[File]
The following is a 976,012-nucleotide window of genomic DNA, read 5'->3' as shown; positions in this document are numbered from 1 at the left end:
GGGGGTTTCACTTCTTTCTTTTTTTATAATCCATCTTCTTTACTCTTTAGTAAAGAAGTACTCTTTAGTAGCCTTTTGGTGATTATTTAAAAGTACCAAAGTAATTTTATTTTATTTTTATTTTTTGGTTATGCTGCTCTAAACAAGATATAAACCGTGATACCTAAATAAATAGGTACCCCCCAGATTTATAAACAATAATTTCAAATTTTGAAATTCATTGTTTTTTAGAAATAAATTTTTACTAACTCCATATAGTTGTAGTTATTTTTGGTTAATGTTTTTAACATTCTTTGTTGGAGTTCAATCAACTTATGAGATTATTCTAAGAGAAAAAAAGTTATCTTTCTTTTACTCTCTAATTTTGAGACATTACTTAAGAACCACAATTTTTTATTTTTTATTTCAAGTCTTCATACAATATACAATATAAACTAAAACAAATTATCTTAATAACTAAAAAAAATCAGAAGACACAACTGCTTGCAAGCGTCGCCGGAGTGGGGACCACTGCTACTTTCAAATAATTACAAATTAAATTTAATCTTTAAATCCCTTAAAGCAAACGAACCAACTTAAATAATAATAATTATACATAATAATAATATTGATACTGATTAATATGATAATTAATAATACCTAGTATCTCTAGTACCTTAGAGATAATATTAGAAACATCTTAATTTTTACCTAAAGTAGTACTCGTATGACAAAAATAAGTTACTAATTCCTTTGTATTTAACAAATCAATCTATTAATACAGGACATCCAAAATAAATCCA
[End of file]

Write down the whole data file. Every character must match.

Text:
The following is a 976,012-nucleotide window of genomic DNA, read 5'->3' as shown; positions in this document are numbered from 1 at the left end:
GGGGGTTTCACTTCTTTCTTTTTTTATAATCCATCTTCTTTACTCTTTAGTAAAGAAGTACTCTTTAGTAGCCTTTTGGTGATTATTTAAAAGTACCAAAGTAATTTTATTTTATTTTTATTTTTTGGTTATGCTGCTCTAAACAAGATATAAACCGTGATACCTAAATAAATAGGTACCCCCCAGATTTATAAACAATAATTTCAAATTTTGAAATTCATTGTTTTTTAGAAATAAATTTTTACTAACTCCATATAGTTGTAGTTATTTTTGGTTAATGTTTTTAACATTCTTTGTTGGAGTTCAATCAACTTATGAGATTATTCTAAGAGAAAAAAAGTTATCTTTCTTTTACTCTCTAATTTTGAGACATTACTTAAGAACCACAATTTTTTATTTTTTATTTCAAGTCTTCATACAATATACAATATAAACTAAAACAAATTATCTTAATAACTAAAAAAAATCAGAAGACACAACTGCTTGCAAGCGTCGCCGGAGTGGGGACCACTGCTACTTTCAAATAATTACAAATTAAATTTAATCTTTAAATCCCTTAAAGCAAACGAACCAACTTAAATAATAATAATTATACATAATAATAATATTGATACTGATTAATATGATAATTAATAATACCTAGTATCTCTAGTACCTTAGAGATAATATTAGAAACATCTTAATTTTTACCTAAAGTAGTACTCGTATGACAAAAATAAGTTACTAATTCCTTTGTATTTAACAAATCAATCTATTAATACAGGACATCCAAAATAAATCCA